When it comes to eye health, minorities continue to experience disparities, particularly in the realm of diabetic retinopathy, and researchers suggest health insurance–or lack thereof–is to blame.
According to recent data published in the journal Diabetes Care, over the last decade there has been little to no change in how frequently minority patients with diabetes are seeking annual eye care screenings. Since 2002 non-Hispanic whites with diabetes have consistently sought eye care more frequently than minority patients; the largest disparity was noted in 2008, with a 15 percent difference between non-Hispanic whites and minorities.
What’s more, at the end of the study period, minority patients with diabetes were actually found to seek eye care less often (7 percent) than they did at the start of the study in 2002. This finding was not true of non-Hispanic whites who saw a 3 percent increase in care frequency.
Without proper screening methods, minority patients are leaving themselves open to the dangers of diabetic retinopathy, a condition in which blood vessels within the eye swell and leak fluid. Individuals with this disease may not experience serious symptoms at first; however, once the condition progresses, visual impairment and blindness are the natural result.
Diabetic retinopathy is commonly found among Hispanics, with the National Eye Institute (NEI) indicating as many as 50 percent of Hispanics with diabetes exhibit symptoms of the condition. When compared to non-Hispanic whites, Hispanics are disproportionately affected by eye disease in general, a factor complicated by barriers facing treatment.
“This study showed that Latinos develop certain vision conditions at different rates than other ethnic groups,” Rohit Varma, M.D., M.P.H., said in a 2010 press release regarding Hispanic eye health. “The burden of vision loss and eye disease on the Latino community is increasing as the population ages, and many eye diseases are becoming more common.”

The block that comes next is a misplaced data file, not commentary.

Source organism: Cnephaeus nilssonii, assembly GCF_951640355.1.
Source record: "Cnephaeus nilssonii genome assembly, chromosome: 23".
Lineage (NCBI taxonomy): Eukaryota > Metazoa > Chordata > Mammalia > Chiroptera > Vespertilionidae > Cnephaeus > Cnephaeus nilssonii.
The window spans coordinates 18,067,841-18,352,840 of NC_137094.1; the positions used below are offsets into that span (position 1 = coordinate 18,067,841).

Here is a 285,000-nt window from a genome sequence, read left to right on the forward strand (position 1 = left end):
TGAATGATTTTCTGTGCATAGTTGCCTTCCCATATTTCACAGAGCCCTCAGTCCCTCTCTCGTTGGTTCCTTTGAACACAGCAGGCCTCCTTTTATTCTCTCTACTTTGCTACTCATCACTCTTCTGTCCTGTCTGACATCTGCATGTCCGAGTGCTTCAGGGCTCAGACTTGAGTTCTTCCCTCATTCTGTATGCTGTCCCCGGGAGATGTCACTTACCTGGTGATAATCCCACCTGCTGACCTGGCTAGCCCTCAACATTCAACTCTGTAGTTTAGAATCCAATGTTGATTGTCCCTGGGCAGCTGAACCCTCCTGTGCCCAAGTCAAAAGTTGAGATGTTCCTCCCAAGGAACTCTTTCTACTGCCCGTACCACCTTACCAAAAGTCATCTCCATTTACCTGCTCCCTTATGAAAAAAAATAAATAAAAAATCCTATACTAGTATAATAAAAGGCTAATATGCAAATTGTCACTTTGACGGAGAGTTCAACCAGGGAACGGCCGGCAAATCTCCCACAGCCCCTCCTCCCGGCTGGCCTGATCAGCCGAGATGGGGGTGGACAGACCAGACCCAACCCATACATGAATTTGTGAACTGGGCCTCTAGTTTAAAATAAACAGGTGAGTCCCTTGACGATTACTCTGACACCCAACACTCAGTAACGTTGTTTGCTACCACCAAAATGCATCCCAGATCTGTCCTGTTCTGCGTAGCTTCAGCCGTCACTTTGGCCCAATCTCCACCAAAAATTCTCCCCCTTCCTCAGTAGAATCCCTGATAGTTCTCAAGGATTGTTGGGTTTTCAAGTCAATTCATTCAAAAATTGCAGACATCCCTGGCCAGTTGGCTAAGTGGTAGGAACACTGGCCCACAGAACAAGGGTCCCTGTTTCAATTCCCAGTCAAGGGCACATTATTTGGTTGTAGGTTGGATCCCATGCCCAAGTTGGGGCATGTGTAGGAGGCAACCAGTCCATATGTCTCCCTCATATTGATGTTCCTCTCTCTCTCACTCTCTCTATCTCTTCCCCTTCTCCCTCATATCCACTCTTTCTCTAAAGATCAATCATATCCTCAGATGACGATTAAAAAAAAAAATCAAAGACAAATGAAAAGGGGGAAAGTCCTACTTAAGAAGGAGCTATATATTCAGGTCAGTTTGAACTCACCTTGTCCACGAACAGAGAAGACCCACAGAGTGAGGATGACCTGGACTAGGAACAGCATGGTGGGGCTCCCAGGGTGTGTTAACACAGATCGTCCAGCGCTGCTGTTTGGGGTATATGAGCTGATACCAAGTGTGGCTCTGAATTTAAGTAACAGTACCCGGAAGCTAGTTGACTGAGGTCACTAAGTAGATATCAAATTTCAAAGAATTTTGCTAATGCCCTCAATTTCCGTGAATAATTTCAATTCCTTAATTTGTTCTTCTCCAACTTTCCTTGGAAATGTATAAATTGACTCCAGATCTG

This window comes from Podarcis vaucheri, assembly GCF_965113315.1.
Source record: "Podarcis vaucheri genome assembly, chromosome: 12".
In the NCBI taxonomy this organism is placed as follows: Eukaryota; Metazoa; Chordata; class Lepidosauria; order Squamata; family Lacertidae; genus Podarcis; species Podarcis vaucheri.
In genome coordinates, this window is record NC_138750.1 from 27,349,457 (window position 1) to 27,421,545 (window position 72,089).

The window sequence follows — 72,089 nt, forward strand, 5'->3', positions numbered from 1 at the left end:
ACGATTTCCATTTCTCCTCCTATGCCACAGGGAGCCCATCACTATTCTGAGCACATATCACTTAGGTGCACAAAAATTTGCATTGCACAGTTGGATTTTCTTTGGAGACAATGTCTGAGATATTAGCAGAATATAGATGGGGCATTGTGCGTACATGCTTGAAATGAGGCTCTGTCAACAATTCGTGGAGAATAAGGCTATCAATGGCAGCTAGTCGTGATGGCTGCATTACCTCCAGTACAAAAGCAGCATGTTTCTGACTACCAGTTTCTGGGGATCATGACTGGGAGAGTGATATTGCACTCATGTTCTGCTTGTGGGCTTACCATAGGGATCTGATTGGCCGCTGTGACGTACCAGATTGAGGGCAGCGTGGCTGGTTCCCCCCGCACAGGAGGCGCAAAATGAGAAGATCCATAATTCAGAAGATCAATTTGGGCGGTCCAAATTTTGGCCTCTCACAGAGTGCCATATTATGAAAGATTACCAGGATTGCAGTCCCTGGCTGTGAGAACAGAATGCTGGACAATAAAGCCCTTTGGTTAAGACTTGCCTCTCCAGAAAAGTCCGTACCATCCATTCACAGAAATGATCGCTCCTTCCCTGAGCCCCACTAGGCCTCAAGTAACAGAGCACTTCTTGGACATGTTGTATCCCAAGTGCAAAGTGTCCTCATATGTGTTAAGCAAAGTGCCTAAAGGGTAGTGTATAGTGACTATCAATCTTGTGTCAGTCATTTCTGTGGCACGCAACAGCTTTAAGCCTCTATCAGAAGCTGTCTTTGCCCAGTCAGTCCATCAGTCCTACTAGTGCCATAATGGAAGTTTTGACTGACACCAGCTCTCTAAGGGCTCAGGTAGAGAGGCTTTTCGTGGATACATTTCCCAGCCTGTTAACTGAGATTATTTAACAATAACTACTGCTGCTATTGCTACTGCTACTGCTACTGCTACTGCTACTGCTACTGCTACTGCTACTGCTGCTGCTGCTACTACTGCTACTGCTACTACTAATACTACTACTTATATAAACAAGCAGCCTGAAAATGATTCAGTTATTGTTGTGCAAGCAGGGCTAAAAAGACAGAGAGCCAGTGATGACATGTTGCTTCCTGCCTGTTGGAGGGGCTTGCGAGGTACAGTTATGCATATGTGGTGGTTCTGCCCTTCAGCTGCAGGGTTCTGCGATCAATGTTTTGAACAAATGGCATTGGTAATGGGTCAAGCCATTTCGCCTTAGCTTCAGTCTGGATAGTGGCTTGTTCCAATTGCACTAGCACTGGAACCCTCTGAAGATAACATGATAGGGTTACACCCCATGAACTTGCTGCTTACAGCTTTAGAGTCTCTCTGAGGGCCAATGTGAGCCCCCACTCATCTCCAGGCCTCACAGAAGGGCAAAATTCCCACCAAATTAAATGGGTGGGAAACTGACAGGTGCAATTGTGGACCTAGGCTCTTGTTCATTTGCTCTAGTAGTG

The increase in eye issues seen among Hispanics is concerning, especially given the fact the most recent research suggests part of that has to do with a lack of preventative care.
“Patient, provider, and health care system factors may contribute to the disparities in diabetic retinopathy screening observed in this study. Health insurance coverage and benefit design may have a direct effect on self-monitoring behavior, especially for costly screenings, such as eye examinations,” the researchers wrote. “In this study, health insurance coverage, with either public or private insurance, was identified as the most significant factor for receiving an eye examination.”
Thankfully, the Affordable Care Act (ACA) may help reduce some of the issues seen over the previous decade in regards to how medical expenses delay treatment; the Department of Health and Human Services indicates as many as 8 out of 10 uninsured Hispanics may now qualify for some form of care under the new health law.
“Latinos who prefer Spanish can enroll through CuidadoDeSalud.gov, the Spanish language website where consumers can go to create accounts, complete an online application, and shop for health plans that fit their budget and needs,” states the agency. “CuidadoDeSalud.gov now supports a more robust window shopping experience. Consumers can see detailed information about each Marketplace health insurance plan offered in their area before they apply. They can compare plans, covered benefits, physician and hospital networks, and plan prices based on household information they supply, all without creating an account or submitting an application. Consumers will still need to complete the application to find out how they can get lower costs.”
Hispanics can also see in-person consultations regarding health care coverage to ensure certain areas of care, like eye health, are included in the new insurance packages.
Originally published on VOXXI as Minority patients still experiencing disparities regarding diabetic eye health